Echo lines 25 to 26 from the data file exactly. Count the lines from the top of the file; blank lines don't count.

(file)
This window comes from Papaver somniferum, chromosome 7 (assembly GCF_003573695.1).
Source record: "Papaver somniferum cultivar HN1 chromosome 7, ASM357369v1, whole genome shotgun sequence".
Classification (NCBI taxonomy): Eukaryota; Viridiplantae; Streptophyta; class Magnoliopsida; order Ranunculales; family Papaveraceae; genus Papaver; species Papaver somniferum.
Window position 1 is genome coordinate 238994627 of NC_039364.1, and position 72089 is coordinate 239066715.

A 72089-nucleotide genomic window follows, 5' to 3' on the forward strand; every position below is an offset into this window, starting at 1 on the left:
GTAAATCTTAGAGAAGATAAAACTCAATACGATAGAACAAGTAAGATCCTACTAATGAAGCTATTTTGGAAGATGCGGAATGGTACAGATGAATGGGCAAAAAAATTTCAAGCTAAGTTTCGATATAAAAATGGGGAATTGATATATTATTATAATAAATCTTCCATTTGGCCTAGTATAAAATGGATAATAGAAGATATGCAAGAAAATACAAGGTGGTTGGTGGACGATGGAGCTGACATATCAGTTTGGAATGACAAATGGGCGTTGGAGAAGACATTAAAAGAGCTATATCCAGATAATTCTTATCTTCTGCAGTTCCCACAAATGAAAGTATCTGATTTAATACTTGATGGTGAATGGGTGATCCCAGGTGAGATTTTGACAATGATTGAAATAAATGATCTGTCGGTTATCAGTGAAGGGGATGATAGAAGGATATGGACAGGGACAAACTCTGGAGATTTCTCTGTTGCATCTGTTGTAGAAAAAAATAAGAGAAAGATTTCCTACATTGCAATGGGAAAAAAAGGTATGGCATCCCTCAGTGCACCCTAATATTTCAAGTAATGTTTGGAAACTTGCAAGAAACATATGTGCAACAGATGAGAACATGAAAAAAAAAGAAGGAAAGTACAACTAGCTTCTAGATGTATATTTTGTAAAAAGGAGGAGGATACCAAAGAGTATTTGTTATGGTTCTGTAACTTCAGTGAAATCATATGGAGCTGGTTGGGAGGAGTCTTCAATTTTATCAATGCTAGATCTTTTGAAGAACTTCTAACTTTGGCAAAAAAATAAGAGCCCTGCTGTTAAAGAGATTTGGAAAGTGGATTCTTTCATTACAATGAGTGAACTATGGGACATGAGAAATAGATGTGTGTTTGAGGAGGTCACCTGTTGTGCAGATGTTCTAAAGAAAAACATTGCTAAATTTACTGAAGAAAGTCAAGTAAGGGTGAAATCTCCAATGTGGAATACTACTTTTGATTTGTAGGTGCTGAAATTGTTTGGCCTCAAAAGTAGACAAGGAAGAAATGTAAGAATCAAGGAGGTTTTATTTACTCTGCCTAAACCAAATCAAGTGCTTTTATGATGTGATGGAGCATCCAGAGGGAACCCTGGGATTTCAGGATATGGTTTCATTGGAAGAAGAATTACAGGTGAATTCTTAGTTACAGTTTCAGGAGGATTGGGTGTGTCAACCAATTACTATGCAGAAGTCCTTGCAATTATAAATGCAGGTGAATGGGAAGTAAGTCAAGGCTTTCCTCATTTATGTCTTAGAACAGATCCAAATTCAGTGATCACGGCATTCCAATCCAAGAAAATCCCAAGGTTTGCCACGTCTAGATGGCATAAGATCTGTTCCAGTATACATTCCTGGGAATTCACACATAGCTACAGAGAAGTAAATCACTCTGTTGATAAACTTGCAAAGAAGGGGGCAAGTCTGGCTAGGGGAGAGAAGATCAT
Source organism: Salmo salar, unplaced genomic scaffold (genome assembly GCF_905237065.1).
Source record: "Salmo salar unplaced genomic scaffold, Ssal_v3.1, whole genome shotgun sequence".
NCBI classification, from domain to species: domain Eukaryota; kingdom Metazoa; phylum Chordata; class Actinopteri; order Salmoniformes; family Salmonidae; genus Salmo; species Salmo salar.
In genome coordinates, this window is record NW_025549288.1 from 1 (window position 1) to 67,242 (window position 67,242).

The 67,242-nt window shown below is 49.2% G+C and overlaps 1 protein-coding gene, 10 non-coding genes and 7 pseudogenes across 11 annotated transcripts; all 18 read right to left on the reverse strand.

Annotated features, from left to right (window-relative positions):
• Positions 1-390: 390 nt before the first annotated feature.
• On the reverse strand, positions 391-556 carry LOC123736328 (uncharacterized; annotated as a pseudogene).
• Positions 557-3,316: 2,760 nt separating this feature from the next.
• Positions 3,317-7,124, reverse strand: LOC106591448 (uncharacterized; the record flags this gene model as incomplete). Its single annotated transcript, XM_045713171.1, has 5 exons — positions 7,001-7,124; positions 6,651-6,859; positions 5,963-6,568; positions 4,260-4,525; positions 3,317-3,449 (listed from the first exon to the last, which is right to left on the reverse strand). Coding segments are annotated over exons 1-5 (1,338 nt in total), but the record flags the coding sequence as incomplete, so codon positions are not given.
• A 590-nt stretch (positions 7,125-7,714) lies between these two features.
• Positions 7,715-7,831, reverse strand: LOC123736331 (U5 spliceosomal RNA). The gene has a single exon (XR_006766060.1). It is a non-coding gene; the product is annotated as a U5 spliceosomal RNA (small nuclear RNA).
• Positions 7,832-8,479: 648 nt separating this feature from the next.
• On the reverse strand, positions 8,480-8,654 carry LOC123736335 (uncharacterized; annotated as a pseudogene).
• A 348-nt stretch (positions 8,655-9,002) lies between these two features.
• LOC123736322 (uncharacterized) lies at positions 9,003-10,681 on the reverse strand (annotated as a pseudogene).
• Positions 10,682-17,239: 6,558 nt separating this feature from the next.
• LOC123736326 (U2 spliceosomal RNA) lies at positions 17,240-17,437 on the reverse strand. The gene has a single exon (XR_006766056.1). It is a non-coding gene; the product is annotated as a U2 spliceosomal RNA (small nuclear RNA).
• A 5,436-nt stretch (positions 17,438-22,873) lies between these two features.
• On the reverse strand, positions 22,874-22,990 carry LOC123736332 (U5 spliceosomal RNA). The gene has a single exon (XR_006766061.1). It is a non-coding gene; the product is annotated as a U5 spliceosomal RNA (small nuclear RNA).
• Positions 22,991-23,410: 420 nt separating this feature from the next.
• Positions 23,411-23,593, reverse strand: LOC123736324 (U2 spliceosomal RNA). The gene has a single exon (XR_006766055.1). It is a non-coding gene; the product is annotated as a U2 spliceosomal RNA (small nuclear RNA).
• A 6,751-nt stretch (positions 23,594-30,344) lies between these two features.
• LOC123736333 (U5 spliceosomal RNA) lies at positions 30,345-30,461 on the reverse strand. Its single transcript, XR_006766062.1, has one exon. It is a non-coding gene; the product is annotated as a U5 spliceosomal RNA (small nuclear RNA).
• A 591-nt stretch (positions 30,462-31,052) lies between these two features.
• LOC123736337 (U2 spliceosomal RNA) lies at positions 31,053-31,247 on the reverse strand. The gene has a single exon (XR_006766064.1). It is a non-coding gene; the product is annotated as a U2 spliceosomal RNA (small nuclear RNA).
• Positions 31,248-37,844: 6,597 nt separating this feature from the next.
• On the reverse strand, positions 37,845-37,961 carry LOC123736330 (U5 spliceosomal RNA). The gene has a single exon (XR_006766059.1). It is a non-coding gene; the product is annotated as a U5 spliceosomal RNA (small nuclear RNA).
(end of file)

• A 5,436-nt stretch (positions 17,438-22,873) lies between these two features.
• On the reverse strand, positions 22,874-22,990 carry LOC123736332 (U5 spliceosomal RNA). The gene has a single exon (XR_006766061.1). It is a non-coding gene; the product is annotated as a U5 spliceosomal RNA (small nuclear RNA).